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Plastic Surgery

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Do Chemical Peels Hurt? 5 Myths and Facts You Need to Know

Skin is the body's largest organ, with the average adult having eight pounds and 22 square feet of it. It's also one of the most important organs as it holds the body together and protects it from evaporating.

It's no wonder that taking care of it is important. In fact, skincare makes up 37% of the $84 billion a year cosmetic and beauty industry in the United States. That number includes at-home and clinical skin care products and treatments.

Some treatments are a little misunderstood. In the case of chemical peels, the word "chemical" causes a lot of confusion. The most asked question about this procedure is "Do chemical peels hurt?"

Read on for five myths and facts about chemical peels that will set the record straight once and for all.


Chemical Peels: 101

A chemical peel is a skin resurfacing procedure. It uses chemicals such as alpha hydroxy acids (AHAs), glycolic or lactic acid, or beta hydroxy acids (BHAs) to exfoliate the top layer of skin. The result is a glowing, smoother complexion.

In some cases, chemical peels are used to treat skin conditions. In other cases, the patient wants the procedure for cosmetic reasons.

Both physicians and highly-trained and licensed estheticians perform chemical peels. Only a doctor, such as a dermatologist, will perform a deeper peel.

A chemical peel procedure is the same for each type but varies depending on the level or strength of solution used. First, the patient's face is thoroughly cleaned. The chemical solution is then applied onto the skin, which causes mild tingling.

The face is rinsed with water to neutralize the peel and a cool compress may be applied. Patients will need to limit sun exposure for the first day or two. For deeper peels, this should continue for up to two weeks. Sunscreen is recommended daily.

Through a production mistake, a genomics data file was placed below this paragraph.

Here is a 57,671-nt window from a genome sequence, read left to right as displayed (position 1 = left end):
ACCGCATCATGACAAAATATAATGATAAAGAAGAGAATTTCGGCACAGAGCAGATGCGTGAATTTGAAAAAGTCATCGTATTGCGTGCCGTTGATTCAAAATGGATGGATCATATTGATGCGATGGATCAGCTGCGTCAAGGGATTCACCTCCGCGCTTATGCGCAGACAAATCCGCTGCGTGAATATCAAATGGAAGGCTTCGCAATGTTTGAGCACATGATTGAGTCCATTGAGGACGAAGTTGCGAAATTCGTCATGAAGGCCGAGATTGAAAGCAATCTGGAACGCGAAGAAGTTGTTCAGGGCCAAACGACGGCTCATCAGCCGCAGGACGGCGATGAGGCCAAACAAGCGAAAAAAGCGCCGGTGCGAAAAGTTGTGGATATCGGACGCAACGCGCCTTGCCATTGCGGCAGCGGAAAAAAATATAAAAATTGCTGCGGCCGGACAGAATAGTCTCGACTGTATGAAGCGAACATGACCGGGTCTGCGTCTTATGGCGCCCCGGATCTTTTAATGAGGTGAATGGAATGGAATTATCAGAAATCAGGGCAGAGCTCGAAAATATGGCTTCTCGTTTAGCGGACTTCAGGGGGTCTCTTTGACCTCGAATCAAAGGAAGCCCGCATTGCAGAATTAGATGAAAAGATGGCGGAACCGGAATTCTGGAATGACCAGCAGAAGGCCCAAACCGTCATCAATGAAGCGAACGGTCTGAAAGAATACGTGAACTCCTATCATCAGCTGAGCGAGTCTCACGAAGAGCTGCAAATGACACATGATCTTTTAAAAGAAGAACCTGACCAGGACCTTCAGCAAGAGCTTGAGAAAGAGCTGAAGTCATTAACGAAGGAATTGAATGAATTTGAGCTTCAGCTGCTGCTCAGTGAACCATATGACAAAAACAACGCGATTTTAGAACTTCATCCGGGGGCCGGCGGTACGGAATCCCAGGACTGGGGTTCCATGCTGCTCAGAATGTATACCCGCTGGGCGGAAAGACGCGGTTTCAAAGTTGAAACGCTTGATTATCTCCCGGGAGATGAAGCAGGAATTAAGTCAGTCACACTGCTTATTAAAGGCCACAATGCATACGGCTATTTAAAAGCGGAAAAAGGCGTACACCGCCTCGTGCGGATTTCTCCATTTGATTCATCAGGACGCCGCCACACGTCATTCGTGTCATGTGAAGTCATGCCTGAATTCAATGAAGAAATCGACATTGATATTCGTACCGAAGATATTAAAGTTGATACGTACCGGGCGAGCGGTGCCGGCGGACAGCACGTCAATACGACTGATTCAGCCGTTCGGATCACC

There are misconceptions about chemical peels. The most common get addressed below.


How Many Kinds of Chemical Peels Are There?

There are three kinds of chemical peels, each with their own benefits. Face peels for acne are simple and easy, while peels to treat deep wrinkles are more complex.


Superficial/Light Peels

A superficial/light peel exfoliates the top layer of skin, called the epidermis. This eliminates accumulated dead skin cells. Licensed and highly-trained clinicians, like estheticians, perform superficial peels.

Light peels are mild and use Alpha Hydroxy or Beta Hydroxy acid. The procedure is so simple and easy, people often refer to them as "lunchtime peels." In general, the peeling process takes 3-4 days to complete. The downtime is almost non-existent.

Superficial peels are, on average, the least expensive. They treat fine lines and wrinkles, acne, uneven skin tone, and dry skin. While effective, the results are more limited compared to other peels.

Depending on the desired results, a patient could have a light peel every two to five weeks.


Medium Peels

A medium peel penetrates the skin deeper than a superficial/light peel. It removes dead skin cells from the epidermis and portions of the upper part of the dermis, the middle layer of the skin.

The effects are also stronger than those of a light peel. Some clinics allow licensed estheticians to do medium peels, but many reputable plastic surgery centers will only have their physicians perform this procedure.